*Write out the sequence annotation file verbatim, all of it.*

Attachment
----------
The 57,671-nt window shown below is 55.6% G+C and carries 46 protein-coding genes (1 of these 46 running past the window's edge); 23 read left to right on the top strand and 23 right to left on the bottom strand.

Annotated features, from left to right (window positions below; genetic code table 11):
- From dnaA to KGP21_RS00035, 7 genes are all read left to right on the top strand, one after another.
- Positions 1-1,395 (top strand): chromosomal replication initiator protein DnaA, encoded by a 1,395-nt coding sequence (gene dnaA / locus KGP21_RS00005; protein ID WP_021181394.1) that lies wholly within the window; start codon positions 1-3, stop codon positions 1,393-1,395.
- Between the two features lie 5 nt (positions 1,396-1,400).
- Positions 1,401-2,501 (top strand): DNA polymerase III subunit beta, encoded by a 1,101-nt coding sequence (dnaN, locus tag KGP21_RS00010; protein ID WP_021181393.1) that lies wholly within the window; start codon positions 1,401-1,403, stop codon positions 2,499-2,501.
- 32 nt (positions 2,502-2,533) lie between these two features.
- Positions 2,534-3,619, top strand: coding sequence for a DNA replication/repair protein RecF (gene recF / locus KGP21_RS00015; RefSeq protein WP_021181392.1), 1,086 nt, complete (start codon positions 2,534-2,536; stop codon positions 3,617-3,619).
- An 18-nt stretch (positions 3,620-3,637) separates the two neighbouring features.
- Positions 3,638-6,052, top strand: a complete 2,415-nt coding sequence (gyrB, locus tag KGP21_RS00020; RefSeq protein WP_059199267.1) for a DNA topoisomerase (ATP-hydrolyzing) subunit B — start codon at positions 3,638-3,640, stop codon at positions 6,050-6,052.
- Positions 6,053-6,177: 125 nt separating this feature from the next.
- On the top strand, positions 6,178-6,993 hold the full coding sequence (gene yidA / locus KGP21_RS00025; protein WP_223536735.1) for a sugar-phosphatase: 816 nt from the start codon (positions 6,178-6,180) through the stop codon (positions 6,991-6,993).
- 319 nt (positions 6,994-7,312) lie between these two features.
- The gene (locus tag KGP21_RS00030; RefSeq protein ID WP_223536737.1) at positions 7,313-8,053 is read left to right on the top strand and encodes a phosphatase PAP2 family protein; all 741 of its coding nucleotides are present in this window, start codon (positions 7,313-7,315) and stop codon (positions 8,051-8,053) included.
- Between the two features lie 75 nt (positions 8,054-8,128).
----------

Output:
The 57,671-nt window shown below is 55.6% G+C and carries 46 protein-coding genes (1 of these 46 running past the window's edge); 23 read left to right on the top strand and 23 right to left on the bottom strand.

Annotated features, from left to right (window positions below; genetic code table 11):
- From dnaA to KGP21_RS00035, 7 genes are all read left to right on the top strand, one after another.
- Positions 1-1,395 (top strand): chromosomal replication initiator protein DnaA, encoded by a 1,395-nt coding sequence (gene dnaA / locus KGP21_RS00005; protein ID WP_021181394.1) that lies wholly within the window; start codon positions 1-3, stop codon positions 1,393-1,395.
- Between the two features lie 5 nt (positions 1,396-1,400).
- Positions 1,401-2,501 (top strand): DNA polymerase III subunit beta, encoded by a 1,101-nt coding sequence (dnaN, locus tag KGP21_RS00010; protein ID WP_021181393.1) that lies wholly within the window; start codon positions 1,401-1,403, stop codon positions 2,499-2,501.
- 32 nt (positions 2,502-2,533) lie between these two features.
- Positions 2,534-3,619, top strand: coding sequence for a DNA replication/repair protein RecF (gene recF / locus KGP21_RS00015; RefSeq protein WP_021181392.1), 1,086 nt, complete (start codon positions 2,534-2,536; stop codon positions 3,617-3,619).
- An 18-nt stretch (positions 3,620-3,637) separates the two neighbouring features.
- Positions 3,638-6,052, top strand: a complete 2,415-nt coding sequence (gyrB, locus tag KGP21_RS00020; RefSeq protein WP_059199267.1) for a DNA topoisomerase (ATP-hydrolyzing) subunit B — start codon at positions 3,638-3,640, stop codon at positions 6,050-6,052.
- Positions 6,053-6,177: 125 nt separating this feature from the next.
- On the top strand, positions 6,178-6,993 hold the full coding sequence (gene yidA / locus KGP21_RS00025; protein WP_223536735.1) for a sugar-phosphatase: 816 nt from the start codon (positions 6,178-6,180) through the stop codon (positions 6,991-6,993).
- 319 nt (positions 6,994-7,312) lie between these two features.
- The gene (locus tag KGP21_RS00030; RefSeq protein ID WP_223536737.1) at positions 7,313-8,053 is read left to right on the top strand and encodes a phosphatase PAP2 family protein; all 741 of its coding nucleotides are present in this window, start codon (positions 7,313-7,315) and stop codon (positions 8,051-8,053) included.
- Between the two features lie 75 nt (positions 8,054-8,128).